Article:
This month’s cover drawing by Bonnie Walters is a repeat of flannel bush, Fremontodendron californicum. It was last used on the Obispoensis cover back in 1991. Does anybody remember it?
It is being reused now due to a request Bonnie received to use some of her drawings for a project associated with “Learning among the Oaks” program. Of course, this required us to go back into our archives to find it. Also, it was obvious to us that the write-up that accompanied the earlier cover was clearly out of date. Back then the article stated that flannel bush was “a member of the moderately large (65 general and 1000 species) and predominantly tropical family, Sterculiaceae. The most famous member of this family by far is cacao, Theobroma cacao, the plant from which from which chocolate is made.”
Today we have to accept the conclusion that flannel bushes are part of the large (266 genera & 4025 species), cosmopolitan (but still favoring warmer regions of the earth) Malvaceae. This family is most often called the cotton, hibiscus or mallow, and obviously chocolate family. The most obvious characteristic shared by flannel bush and the rest of the Malvaceae is the fusion of their stamen filaments into a tube that completely surrounds and thus hides the ovary and style base. One other note, the beautiful yellow perianth elements found on flannel bushes are sepals not petals; Fremontodendron does not have petals. This is because there is only one whorl of perianth and when that happens, botanists almost always define them as sepals.
Back in 1991, it was noted that Fremontodendron in California had only two species – F. mexicanum and F. californicum. In 2013 we have to acknowledge that there are now three recognized species. A new species with a very restricted range (found only in Yuba & Nevada Counties) has been separated from F. californicum. This new species is F. decumbens or the Pine Hill flannel bush.
Unlike the other species which are erect, small trees or large shrubs, Pine Hill flannel bush grows flat on the ground. The new Jepson Manual indicates that this species is “morphologically, genetically” distinct (i.e. looks different and doesn’t cross with) from the other species.
Use in the Garden
As one might guess because of its large flowers, flannel bushes ought to be sought after as horticultural plants. The problem is that they are considered hard to grow. They require well drained soils with little summer water. If one tries to plant them in clay, such as found around San Luis Obispo, one internet reference recommended digging a large hole (three feet across and deep) and filling it with sand before planting. This will keep the soil in contact with the root crown from prolonged contact with moist soil. Summer watering (after establishment) and/or moist soil in contact with the root crown will kill it in a couple of years.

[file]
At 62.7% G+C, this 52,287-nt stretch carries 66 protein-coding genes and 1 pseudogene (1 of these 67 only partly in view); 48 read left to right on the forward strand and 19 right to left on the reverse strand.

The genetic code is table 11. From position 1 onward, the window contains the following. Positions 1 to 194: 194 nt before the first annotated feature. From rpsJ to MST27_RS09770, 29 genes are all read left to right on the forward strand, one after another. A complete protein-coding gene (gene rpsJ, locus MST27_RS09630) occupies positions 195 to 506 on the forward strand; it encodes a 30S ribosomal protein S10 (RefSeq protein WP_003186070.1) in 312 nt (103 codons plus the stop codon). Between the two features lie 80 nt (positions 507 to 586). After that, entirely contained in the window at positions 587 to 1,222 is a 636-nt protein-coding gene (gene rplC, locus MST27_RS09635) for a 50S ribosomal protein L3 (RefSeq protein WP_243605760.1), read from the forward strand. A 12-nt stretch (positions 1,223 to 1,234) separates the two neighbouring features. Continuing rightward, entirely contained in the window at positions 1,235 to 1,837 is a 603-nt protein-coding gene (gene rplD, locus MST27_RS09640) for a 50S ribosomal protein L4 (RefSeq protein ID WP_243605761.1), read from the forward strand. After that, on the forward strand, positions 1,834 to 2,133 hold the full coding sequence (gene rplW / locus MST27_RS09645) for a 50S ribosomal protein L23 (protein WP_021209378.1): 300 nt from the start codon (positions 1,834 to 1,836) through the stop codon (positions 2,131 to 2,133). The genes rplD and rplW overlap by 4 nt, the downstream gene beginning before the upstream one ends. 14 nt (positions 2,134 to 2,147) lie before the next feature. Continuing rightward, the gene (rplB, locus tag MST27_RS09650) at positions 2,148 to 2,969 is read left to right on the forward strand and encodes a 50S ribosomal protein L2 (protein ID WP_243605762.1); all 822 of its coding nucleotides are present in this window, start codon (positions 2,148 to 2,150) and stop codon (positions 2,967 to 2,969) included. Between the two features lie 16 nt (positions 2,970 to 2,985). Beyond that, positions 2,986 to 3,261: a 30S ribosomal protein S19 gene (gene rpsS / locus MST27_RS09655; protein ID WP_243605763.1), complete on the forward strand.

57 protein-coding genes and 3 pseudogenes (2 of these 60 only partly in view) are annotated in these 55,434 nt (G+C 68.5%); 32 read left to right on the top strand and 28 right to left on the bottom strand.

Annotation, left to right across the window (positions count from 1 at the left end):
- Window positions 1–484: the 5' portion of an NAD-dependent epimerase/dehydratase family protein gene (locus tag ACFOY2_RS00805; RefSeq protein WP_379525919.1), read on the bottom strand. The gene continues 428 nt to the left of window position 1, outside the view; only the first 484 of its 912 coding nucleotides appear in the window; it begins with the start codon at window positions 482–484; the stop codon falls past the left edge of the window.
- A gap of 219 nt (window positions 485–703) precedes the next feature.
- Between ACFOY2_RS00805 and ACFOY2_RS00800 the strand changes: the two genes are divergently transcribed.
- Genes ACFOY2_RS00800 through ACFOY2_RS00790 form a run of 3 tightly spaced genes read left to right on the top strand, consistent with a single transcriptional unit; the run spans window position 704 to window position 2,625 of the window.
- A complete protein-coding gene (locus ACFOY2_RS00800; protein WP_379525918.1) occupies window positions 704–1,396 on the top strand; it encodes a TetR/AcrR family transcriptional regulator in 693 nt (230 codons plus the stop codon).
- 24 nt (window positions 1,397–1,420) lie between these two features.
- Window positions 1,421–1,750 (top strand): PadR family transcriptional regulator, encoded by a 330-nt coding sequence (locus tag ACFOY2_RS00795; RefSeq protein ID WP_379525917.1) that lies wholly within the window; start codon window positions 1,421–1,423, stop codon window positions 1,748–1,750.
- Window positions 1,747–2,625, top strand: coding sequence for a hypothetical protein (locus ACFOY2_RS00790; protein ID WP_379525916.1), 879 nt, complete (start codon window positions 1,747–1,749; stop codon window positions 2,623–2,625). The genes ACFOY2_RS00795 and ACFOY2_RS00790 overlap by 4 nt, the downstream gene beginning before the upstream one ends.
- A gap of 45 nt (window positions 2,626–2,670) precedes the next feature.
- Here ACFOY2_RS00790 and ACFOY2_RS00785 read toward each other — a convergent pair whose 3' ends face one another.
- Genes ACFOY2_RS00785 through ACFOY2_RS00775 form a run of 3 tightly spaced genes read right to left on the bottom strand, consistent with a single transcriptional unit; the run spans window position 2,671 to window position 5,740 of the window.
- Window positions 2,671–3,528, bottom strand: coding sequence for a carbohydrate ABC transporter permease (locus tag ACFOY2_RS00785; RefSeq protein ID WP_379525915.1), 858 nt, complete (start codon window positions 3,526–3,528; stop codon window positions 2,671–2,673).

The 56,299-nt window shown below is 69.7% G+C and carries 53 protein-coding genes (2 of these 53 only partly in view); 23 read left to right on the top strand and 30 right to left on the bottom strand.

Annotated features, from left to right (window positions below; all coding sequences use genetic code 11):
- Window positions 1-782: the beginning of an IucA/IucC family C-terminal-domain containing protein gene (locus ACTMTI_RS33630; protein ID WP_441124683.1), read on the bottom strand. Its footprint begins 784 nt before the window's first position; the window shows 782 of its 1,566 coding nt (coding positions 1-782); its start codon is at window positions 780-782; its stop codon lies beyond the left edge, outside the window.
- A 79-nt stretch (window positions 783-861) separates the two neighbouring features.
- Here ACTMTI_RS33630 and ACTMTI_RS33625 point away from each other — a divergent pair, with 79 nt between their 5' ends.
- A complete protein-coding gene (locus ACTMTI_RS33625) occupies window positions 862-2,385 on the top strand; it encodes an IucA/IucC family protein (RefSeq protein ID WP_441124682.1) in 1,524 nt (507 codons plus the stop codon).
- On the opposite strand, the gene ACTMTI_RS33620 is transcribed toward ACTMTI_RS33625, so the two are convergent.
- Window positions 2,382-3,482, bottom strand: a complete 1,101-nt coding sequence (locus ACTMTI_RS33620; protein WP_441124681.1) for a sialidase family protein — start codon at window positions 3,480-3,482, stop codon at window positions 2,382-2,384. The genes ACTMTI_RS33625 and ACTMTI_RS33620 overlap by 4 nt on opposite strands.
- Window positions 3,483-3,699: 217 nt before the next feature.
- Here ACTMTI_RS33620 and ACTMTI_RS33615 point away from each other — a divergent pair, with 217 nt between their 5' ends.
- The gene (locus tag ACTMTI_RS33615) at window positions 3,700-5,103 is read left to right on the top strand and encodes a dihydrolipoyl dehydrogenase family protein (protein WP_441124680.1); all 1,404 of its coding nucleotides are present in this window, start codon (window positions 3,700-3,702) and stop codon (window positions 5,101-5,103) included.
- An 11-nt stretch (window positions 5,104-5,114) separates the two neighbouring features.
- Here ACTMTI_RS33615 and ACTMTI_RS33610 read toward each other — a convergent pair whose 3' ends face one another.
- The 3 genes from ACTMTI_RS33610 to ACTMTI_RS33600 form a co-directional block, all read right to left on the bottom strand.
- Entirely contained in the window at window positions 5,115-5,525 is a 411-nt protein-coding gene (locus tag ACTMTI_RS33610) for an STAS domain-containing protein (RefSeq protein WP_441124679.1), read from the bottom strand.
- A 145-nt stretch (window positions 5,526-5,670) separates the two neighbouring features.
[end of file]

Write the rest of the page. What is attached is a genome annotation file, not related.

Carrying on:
The pure species in cultivation is mostly F. mexicanum as it has the largest flowers. However, this species is restricted to extreme Southern California and adjacent Mexico. Because of this, gardeners have created hybrids and selections that combine the environmental latitude of F. californicum with the large flowers of F. mexicanum, thus making the hybrids much more garden friendly.
Gardeners on the internet stress that flannel bushes are large plants and don’t fit well into small suburban settings. They also noted that the pubescence (hairs) that shed from the twigs can be very irritating. Therefore, it might be best to plant it where people do not congregate.
Fremontodendron in the Wild
F. californica is found in desert washes and on dry, well drained foothill slopes. It is particularly common in the high desert and southern Sierra foothills where it prefers locations soil surfaces are habitually dry yet have available water from relatively shallow water tables. This is because their root crowns are particularly susceptible to various pathogenic fungi that live near the surface. It is these soil pathogens that make it difficult to maintain in cultivation.
Viewing Flannel Bush in SLO County
It can be found in our county in scattered colonies along the crest of the Santa Lucia Mountains and on a few of the higher peaks in the interior. The most accessible stand is just east of the forest service road to the Sergeant Cypress Grove on West Cuesta Ridge. Most of our plants have smaller, three-lobed leaves instead of the more common five-lobed leaves characteristic of the species. Because of this Dr. Robert Hoover named our local plants, F. californicum var. obispoense. I also think I remember Dr. Robert Rodin, a plant anatomist and morphologist, telling me that the flannel bushes on West Cuesta Ridge also had one less chromosome than the rest of the species. If this is true, it would further strengthen the separation of our plants into a distinct variety.
A Local Hybrid
I have one last note. A member of our chapter enters the story of producing a much more water-tolerant Fremontodendron garden. This cross, between Fremontodendron californicum and the tropical monkey’s hand tree (or Chiranthodendron pentadactylon) was being propagated for eventual release into the trade at Rancho Santa Ana by then Rancho graduate student and later SLO County Chapter member Austin Griffiths. At least one of these inter generic hybrid plants was planted on the Cal Poly campus. I do not know if it is still living there.